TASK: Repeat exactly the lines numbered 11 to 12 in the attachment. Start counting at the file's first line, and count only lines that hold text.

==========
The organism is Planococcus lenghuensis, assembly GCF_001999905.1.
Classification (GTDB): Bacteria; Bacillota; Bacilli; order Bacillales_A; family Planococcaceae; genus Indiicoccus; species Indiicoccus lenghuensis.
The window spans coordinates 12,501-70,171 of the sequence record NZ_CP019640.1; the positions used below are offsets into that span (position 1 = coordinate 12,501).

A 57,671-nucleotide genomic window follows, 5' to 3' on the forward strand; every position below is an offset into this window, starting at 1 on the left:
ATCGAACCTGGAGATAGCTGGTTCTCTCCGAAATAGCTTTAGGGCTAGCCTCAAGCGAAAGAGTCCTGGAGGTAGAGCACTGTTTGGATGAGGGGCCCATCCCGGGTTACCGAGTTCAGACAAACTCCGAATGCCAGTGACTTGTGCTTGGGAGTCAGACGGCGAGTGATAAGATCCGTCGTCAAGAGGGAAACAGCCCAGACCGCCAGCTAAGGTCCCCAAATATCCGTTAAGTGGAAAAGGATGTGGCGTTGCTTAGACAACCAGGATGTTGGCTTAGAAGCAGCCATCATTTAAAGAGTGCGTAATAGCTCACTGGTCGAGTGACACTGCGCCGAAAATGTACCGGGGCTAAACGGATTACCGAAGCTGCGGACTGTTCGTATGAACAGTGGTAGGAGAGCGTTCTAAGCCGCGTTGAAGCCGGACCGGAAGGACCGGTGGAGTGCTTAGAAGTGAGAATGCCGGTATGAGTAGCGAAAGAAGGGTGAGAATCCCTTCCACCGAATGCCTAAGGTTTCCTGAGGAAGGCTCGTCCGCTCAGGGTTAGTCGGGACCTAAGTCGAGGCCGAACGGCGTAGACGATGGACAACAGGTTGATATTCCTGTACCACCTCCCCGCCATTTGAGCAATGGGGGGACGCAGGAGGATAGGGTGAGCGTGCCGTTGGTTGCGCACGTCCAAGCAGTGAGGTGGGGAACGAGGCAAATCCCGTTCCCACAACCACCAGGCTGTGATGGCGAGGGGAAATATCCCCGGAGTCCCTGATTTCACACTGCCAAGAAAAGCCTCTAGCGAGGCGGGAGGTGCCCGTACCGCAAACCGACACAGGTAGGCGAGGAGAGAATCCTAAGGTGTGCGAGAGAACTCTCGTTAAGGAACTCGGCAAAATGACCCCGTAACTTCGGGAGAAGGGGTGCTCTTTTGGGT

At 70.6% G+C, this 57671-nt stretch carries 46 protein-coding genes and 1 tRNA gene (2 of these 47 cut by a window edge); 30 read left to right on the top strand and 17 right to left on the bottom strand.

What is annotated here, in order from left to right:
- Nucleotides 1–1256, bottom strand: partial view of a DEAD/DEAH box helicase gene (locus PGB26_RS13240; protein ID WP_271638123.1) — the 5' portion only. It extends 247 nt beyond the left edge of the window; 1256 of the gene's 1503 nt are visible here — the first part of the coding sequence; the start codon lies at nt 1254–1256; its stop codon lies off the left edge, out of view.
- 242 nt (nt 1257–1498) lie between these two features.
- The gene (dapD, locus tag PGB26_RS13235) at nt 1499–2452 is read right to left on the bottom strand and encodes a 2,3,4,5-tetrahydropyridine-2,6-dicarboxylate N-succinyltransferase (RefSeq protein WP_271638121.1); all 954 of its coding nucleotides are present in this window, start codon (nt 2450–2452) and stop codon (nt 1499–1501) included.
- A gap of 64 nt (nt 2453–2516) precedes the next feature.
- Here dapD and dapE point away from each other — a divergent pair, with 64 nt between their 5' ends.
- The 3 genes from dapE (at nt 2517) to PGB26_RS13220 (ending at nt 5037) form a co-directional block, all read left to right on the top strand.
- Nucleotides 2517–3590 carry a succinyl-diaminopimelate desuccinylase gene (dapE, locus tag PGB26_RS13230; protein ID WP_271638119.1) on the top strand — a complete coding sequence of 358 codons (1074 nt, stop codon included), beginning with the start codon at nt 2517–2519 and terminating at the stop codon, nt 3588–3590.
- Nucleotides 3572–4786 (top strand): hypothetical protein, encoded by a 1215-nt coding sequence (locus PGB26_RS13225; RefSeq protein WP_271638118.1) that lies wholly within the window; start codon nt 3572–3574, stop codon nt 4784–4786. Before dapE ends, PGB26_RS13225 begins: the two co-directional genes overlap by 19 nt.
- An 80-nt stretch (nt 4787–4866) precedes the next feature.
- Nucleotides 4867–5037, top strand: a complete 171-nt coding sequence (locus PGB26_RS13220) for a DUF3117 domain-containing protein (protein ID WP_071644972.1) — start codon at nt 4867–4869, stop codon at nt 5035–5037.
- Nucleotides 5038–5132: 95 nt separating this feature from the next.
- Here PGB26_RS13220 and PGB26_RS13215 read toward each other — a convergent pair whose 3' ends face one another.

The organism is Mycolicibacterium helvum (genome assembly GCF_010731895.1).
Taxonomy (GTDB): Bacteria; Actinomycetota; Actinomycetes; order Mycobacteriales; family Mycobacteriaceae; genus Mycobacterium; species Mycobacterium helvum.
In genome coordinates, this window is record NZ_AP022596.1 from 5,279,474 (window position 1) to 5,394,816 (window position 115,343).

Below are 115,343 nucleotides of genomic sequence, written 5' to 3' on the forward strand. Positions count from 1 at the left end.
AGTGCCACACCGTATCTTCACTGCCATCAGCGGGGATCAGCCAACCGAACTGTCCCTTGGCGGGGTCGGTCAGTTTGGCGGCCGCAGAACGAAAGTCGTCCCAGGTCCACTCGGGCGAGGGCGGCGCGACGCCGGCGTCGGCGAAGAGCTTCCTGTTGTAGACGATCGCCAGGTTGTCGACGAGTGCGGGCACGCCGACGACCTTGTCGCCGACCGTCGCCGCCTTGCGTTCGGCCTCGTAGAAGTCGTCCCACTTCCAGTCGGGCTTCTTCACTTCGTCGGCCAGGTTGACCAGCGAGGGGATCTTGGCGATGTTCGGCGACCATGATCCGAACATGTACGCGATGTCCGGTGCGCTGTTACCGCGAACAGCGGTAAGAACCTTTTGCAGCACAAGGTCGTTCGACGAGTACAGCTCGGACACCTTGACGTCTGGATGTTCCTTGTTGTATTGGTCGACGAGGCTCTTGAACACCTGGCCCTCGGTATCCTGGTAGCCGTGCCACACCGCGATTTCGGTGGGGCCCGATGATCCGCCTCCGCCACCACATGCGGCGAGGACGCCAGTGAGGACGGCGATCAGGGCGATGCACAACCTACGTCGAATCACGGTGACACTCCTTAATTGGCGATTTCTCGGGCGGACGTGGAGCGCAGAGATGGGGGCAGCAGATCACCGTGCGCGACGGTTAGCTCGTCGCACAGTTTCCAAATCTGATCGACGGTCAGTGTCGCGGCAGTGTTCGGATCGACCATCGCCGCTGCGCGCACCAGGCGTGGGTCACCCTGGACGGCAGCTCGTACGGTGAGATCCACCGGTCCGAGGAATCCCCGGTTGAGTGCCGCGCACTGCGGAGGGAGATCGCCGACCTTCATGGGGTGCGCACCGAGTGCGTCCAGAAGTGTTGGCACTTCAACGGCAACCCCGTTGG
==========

- A gap of 64 nt (nt 2453–2516) precedes the next feature.
- Here dapD and dapE point away from each other — a divergent pair, with 64 nt between their 5' ends.